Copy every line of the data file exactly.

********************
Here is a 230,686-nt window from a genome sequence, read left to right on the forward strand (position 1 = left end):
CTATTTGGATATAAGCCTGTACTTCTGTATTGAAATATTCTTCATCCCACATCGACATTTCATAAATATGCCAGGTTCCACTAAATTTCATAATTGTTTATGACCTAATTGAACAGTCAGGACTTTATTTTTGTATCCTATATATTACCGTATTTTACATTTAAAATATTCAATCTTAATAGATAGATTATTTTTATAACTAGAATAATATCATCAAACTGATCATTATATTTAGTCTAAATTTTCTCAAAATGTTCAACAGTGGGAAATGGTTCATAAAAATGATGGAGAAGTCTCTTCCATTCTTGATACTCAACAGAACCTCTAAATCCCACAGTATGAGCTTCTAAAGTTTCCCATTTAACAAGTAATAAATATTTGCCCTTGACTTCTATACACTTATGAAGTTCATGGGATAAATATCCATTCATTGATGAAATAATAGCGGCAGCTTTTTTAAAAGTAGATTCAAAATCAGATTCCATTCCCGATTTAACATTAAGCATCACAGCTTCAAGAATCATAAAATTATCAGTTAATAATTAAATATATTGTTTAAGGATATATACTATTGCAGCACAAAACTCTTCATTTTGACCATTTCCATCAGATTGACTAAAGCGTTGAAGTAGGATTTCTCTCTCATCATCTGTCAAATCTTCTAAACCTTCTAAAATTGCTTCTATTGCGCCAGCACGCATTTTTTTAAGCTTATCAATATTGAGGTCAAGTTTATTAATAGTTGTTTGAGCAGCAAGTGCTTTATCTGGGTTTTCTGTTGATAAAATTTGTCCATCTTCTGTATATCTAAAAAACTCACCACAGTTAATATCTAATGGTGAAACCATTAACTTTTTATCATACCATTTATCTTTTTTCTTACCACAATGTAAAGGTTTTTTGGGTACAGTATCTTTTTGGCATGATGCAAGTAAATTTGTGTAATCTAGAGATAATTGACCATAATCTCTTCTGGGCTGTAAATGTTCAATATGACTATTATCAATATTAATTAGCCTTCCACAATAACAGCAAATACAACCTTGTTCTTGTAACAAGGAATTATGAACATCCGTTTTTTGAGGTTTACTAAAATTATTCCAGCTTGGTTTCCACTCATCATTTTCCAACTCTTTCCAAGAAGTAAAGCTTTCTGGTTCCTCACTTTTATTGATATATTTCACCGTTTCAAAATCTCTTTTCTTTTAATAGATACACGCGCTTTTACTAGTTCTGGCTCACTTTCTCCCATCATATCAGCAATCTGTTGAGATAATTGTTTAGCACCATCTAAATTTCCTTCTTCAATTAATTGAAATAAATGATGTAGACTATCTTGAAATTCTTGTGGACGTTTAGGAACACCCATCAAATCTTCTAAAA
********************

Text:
Here is a 230,686-nt window from a genome sequence, read left to right on the forward strand (position 1 = left end):
CTATTTGGATATAAGCCTGTACTTCTGTATTGAAATATTCTTCATCCCACATCGACATTTCATAAATATGCCAGGTTCCACTAAATTTCATAATTGTTTATGACCTAATTGAACAGTCAGGACTTTATTTTTGTATCCTATATATTACCGTATTTTACATTTAAAATATTCAATCTTAATAGATAGATTATTTTTATAACTAGAATAATATCATCAAACTGATCATTATATTTAGTCTAAATTTTCTCAAAATGTTCAACAGTGGGAAATGGTTCATAAAAATGATGGAGAAGTCTCTTCCATTCTTGATACTCAACAGAACCTCTAAATCCCACAGTATGAGCTTCTAAAGTTTCCCATTTAACAAGTAATAAATATTTGCCCTTGACTTCTATACACTTATGAAGTTCATGGGATAAATATCCATTCATTGATGAAATAATAGCGGCAGCTTTTTTAAAAGTAGATTCAAAATCAGATTCCATTCCCGATTTAACATTAAGCATCACAGCTTCAAGAATCATAAAATTATCAGTTAATAATTAAATATATTGTTTAAGGATATATACTATTGCAGCACAAAACTCTTCATTTTGACCATTTCCATCAGATTGACTAAAGCGTTGAAGTAGGATTTCTCTCTCATCATCTGTCAAATCTTCTAAACCTTCTAAAATTGCTTCTATTGCGCCAGCACGCATTTTTTTAAGCTTATCAATATTGAGGTCAAGTTTATTAATAGTTGTTTGAGCAGCAAGTGCTTTATCTGGGTTTTCTGTTGATAAAATTTGTCCATCTTCTGTATATCTAAAAAACTCACCACAGTTAATATCTAATGGTGAAACCATTAACTTTTTATCATACCATTTATCTTTTTTCTTACCACAATGTAAAGGTTTTTTGGGTACAGTATCTTTTTGGCATGATGCAAGTAAATTTGTGTAATCTAGAGATAATTGACCATAATCTCTTCTGGGCTGTAAATGTTCAATATGACTATTATCAATATTAATTAGCCTTCCACAATAACAGCAAATACAACCTTGTTCTTGTAACAAGGAATTATGAACATCCGTTTTTTGAGGTTTACTAAAATTATTCCAGCTTGGTTTCCACTCATCATTTTCCAACTCTTTCCAAGAAGTAAAGCTTTCTGGTTCCTCACTTTTATTGATATATTTCACCGTTTCAAAATCTCTTTTCTTTTAATAGATACACGCGCTTTTACTAGTTCTGGCTCACTTTCTCCCATCATATCAGCAATCTGTTGAGATAATTGTTTAGCACCATCTAAATTTCCTTCTTCAATTAATTGAAATAAATGATGTAGACTATCTTGAAATTCTTGTGGACGTTTAGGAACACCCATCAAATCTTCTAAAA